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Proceedings Paper

Camera evidence: visibility analysis through a multicamera viewpoint
Author(s): Mark Bajuk
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Paper Abstract

A major criterion in the design of backhoes (and other heavy machinery) is the ability of the operator to see all critical portions of the vehicle and the surrounding environment. Computer graphics provides a method for analyzing this ability prior to the building of full-scale wooden models. By placing the computer graphic camera at the operator's eyepoint, designers can detect poor placement of supports, blind spots, etc. In this type of analysis, the camera becomes an active, yet somewhat imperfect, participant in our understanding of what an operator of the backhoe 'sees'. In order to simulate a backhoe operator's vision from within a cab, one needs to expand the angle of view of the camera to mimic unfocused, peripheral vision. A traditional wide-angle lens creates extreme distortions that are not present in 'natural' vision, and is therefore hardly an adequate representation. The solution we arrived at uses seven cameras fanned out horizontally in order to capture a relatively undistorted 155 degree angle of view. In addition, another camera displays and numerically analyzes the percentage of the loader bucket visible and blocked. These two views are presented simultaneously in order to address both the 'naturalistic' and quantitative needs of the designers, as well as to point to the incompleteness of any one representation of a scene. In the next phase of this project we will bring this type of analysis into a machine environment more conducive to interactivity: a backhoe simulator with levers to control the vehicle and bucket positions, viewed through a virtual reality environment.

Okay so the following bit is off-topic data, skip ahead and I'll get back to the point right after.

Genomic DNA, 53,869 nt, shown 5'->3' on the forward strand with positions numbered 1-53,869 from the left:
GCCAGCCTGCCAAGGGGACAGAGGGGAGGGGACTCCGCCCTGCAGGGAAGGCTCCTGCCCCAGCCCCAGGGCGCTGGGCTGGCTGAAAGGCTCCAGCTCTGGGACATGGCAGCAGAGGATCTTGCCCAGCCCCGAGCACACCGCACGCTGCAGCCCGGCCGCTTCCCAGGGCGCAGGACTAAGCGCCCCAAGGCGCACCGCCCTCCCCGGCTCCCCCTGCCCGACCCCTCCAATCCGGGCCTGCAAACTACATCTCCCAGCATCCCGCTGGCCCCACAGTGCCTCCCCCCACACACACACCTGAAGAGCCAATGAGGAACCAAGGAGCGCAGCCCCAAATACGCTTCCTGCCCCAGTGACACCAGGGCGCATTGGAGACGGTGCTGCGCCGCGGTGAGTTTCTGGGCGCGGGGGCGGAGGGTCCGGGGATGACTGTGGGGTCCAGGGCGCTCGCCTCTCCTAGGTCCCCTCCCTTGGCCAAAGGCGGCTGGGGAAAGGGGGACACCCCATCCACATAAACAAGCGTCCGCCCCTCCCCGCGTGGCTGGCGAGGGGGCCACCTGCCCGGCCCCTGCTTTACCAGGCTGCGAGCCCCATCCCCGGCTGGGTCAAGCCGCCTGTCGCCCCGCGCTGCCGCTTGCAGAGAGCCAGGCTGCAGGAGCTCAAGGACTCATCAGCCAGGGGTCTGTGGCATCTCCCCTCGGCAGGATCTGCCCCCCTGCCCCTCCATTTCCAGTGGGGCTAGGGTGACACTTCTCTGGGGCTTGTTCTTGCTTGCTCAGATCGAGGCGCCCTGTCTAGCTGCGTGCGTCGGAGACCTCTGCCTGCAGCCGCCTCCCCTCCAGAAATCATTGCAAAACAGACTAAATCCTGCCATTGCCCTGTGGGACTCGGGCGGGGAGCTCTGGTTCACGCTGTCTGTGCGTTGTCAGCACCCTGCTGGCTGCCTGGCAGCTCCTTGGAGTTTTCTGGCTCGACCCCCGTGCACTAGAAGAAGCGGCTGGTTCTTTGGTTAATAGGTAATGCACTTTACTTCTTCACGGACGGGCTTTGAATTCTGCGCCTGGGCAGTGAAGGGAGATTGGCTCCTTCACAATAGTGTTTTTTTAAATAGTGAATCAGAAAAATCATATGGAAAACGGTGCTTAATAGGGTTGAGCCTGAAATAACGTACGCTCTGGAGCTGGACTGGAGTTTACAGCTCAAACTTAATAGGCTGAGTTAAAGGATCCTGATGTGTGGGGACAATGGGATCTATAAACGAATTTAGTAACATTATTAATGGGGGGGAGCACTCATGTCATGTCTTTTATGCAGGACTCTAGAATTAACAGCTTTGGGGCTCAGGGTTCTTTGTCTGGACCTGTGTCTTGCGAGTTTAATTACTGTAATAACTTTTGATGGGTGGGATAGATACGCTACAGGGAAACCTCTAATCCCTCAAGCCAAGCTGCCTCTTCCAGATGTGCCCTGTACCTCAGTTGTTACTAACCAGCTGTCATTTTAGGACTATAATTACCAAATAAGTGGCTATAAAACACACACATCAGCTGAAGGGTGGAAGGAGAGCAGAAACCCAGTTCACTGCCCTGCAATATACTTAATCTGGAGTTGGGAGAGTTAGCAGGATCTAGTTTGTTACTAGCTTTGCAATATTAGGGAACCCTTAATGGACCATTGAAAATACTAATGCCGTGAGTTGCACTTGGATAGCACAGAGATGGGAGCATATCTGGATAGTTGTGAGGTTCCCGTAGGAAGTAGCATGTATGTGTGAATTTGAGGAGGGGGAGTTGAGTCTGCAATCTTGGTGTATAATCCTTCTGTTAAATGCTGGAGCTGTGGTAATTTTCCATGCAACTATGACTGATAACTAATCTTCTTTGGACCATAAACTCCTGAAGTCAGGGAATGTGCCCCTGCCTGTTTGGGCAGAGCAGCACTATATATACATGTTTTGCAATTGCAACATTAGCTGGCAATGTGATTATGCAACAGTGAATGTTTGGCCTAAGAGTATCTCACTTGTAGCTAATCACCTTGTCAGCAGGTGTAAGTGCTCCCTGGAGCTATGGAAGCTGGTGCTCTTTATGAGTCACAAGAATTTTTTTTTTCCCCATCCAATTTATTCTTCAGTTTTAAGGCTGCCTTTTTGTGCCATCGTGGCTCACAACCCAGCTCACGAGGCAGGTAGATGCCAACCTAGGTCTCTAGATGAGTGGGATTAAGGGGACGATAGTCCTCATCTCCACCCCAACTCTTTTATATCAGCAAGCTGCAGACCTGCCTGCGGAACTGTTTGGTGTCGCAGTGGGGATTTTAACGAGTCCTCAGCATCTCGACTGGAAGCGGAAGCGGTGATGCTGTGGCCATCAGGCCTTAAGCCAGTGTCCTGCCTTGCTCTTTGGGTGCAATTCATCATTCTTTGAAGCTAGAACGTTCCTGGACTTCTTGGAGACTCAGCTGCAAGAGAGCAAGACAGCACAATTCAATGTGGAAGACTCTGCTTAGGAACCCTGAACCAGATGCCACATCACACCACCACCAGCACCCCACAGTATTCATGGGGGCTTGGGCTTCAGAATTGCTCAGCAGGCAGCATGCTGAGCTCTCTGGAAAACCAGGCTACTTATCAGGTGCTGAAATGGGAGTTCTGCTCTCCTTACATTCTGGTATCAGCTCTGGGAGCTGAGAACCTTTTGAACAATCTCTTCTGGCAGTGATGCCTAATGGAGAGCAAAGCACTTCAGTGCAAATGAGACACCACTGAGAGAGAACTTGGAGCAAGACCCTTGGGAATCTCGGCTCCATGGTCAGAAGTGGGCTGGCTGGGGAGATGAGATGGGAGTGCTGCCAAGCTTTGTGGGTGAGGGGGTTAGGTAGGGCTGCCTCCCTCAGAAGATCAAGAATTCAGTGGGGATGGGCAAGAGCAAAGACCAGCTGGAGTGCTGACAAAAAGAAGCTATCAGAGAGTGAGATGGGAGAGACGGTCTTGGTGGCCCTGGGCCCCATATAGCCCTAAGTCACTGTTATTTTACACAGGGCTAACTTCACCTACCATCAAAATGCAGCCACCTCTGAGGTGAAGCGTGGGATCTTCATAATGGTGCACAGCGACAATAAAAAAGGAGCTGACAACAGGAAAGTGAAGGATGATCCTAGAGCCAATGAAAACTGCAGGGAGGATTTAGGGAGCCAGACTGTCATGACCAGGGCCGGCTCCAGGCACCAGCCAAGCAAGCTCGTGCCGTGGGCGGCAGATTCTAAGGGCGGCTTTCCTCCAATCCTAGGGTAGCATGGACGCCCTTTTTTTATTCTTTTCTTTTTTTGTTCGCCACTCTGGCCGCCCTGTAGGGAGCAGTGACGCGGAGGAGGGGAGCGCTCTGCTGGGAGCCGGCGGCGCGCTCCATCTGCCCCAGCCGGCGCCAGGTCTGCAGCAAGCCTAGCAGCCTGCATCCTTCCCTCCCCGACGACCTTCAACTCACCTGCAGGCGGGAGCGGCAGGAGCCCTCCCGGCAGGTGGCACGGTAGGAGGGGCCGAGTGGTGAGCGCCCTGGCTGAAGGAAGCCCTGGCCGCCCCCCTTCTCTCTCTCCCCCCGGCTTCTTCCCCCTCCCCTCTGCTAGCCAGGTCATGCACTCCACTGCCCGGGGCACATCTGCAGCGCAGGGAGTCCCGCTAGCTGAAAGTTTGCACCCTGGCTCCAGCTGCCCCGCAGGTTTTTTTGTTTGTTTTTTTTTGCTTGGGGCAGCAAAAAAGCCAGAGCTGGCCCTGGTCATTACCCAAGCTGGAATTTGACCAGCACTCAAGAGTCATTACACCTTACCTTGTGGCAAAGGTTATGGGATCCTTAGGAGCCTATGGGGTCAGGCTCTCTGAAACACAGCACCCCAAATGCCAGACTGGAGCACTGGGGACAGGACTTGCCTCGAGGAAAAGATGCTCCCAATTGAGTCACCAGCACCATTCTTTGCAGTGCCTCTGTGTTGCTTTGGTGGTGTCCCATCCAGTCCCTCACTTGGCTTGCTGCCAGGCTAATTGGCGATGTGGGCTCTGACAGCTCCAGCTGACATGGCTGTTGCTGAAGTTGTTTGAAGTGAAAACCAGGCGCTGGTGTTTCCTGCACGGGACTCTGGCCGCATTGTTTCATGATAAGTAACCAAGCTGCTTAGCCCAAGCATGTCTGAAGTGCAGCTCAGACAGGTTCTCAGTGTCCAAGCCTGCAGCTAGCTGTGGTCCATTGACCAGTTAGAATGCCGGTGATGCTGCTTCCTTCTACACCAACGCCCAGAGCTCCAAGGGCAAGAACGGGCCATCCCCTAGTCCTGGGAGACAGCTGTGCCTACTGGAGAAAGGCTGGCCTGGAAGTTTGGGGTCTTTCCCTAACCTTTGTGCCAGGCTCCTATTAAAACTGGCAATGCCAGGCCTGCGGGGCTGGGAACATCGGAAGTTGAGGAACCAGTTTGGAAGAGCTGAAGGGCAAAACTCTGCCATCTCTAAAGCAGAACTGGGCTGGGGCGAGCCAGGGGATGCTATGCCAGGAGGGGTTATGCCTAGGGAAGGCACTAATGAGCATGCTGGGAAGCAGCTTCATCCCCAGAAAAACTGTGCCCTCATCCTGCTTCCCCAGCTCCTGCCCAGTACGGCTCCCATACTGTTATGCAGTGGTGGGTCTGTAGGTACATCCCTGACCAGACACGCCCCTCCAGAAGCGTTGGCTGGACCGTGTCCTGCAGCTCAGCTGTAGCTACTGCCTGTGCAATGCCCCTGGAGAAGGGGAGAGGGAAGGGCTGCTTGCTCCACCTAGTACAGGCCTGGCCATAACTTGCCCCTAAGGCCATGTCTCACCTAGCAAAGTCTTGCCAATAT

Paper Details

Date Published: 1 June 1992
PDF: 12 pages
Proc. SPIE 1668, Visual Data Interpretation, (1 June 1992); doi: 10.1117/12.59656
Show Author Affiliations
Mark Bajuk, Univ. of Illinois/Urbana-Champaign (United States)

Published in SPIE Proceedings Vol. 1668:
Visual Data Interpretation
Joanna R. Alexander, Editor(s)

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